Yoweri Museveni, the president, won re-election by a large majority on Saturday, officials said, to extend his two decades in power by another five years.
Uganda's first multi-party polls for a quarter of a century were being closely watched in the West as a test of African democracy and for the signal it might send to others in the region who also enjoy lengthy stays in power.
Final results gave the former guerrilla leader 59% of votes compared with 37% for his top challenger, Besigye of the Forum for Democratic Change (FDC).
Turn-out was 69%, election authorities said.
Ofwono Opondo, spokesman for Museveni's ruling Movement party, told Reuters: "He has won very convincingly,"
"The president is going to lead Uganda with a comfortable margin."
In parts of the capital Kampala, Movement supporters blew whistles and hooted car horns as word of Museveni's win spread.
Outside the FDC offices in a southern suburb, a stand-off brewed between riot police and hundreds of Besigye supporters.
The FDC says there were multiple irregularities in the election andvoters were intimidated. It is considering challenging the results in court.
Sam Akaki, FDC spokesman, said: "This election was as free and fair as it would have been under Saddam or Hitler."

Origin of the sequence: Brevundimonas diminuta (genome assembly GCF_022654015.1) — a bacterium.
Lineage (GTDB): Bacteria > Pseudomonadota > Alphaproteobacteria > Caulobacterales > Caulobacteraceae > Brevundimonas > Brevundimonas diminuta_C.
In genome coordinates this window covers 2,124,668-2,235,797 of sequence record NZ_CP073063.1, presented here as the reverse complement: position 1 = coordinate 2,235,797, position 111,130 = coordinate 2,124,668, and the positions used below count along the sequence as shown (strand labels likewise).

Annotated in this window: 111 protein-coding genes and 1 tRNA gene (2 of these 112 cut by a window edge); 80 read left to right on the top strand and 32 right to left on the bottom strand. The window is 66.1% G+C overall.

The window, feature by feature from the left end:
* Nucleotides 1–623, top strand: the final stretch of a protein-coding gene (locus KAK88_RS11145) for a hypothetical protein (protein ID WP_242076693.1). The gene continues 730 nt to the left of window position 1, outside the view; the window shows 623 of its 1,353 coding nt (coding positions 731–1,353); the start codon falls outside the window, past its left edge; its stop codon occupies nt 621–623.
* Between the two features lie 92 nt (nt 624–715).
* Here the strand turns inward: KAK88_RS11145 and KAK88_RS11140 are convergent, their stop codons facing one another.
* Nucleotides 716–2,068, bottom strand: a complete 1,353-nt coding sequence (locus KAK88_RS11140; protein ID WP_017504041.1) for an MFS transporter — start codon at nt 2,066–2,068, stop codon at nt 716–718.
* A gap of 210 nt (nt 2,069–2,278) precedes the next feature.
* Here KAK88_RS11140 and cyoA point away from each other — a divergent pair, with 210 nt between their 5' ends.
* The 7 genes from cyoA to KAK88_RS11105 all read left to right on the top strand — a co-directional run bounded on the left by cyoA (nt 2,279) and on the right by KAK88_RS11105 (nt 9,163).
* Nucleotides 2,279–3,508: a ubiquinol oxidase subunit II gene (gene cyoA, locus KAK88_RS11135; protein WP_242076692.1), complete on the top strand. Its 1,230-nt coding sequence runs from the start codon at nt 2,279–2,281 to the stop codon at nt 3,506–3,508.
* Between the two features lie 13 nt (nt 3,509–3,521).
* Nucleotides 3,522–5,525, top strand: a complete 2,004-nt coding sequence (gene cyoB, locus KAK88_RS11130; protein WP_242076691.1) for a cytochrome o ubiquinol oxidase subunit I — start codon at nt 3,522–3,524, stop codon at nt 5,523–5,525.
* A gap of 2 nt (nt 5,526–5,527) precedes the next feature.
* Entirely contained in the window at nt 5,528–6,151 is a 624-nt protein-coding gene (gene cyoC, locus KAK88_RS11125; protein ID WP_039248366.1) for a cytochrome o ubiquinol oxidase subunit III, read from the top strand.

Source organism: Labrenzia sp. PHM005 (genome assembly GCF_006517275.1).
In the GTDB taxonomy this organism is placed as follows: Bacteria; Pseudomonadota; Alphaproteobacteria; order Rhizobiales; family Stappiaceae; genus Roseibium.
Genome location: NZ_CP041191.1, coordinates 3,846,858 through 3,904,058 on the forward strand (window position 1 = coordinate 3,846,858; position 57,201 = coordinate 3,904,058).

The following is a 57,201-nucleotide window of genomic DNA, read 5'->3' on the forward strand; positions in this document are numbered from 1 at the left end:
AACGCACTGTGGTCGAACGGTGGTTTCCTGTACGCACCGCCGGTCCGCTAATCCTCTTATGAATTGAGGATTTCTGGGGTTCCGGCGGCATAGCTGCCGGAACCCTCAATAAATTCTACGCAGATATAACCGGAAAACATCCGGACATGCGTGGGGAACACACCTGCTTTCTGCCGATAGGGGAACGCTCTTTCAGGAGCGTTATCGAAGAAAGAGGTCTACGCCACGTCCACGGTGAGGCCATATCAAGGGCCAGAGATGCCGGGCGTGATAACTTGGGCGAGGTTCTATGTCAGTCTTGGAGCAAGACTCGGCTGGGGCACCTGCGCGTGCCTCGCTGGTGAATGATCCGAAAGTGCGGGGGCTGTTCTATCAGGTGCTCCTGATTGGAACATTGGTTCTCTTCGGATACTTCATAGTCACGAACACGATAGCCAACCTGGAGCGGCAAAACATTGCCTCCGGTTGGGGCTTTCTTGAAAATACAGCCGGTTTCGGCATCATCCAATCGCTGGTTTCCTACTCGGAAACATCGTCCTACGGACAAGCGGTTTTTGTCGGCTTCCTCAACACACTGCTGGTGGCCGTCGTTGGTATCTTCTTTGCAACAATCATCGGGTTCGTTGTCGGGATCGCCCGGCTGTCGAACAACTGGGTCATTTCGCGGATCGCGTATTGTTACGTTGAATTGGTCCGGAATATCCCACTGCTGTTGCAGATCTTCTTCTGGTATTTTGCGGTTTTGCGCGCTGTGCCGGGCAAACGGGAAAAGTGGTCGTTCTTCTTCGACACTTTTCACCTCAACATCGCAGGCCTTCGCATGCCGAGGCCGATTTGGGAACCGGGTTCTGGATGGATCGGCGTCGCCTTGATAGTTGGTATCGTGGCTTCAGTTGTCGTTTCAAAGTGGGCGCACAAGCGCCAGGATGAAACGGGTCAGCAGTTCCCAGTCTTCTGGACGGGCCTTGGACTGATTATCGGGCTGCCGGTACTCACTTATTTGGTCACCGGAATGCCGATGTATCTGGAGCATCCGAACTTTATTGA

Before the results were announced Uganda's top policeman warned opposition supporters to stay clam but hundreds joined a noisy protest outside the FDC headquarters.
Chanting that the election had been stolen and flashing the party's V-sign, they were quickly joined by riot police who ejected them from the compound into the road outside.
One Besigye supporter, jobless Colonius Kojo, 35, said: "Twenty-years is enough. It is even excessive."
Major-General Kale Kayihura, the inspector-general of police, said polling had gone well, but in the worst of a few isolated incidents, an explosive device was thrown at a military police patrol vehicle, injuring three officers and a girl standing nearby.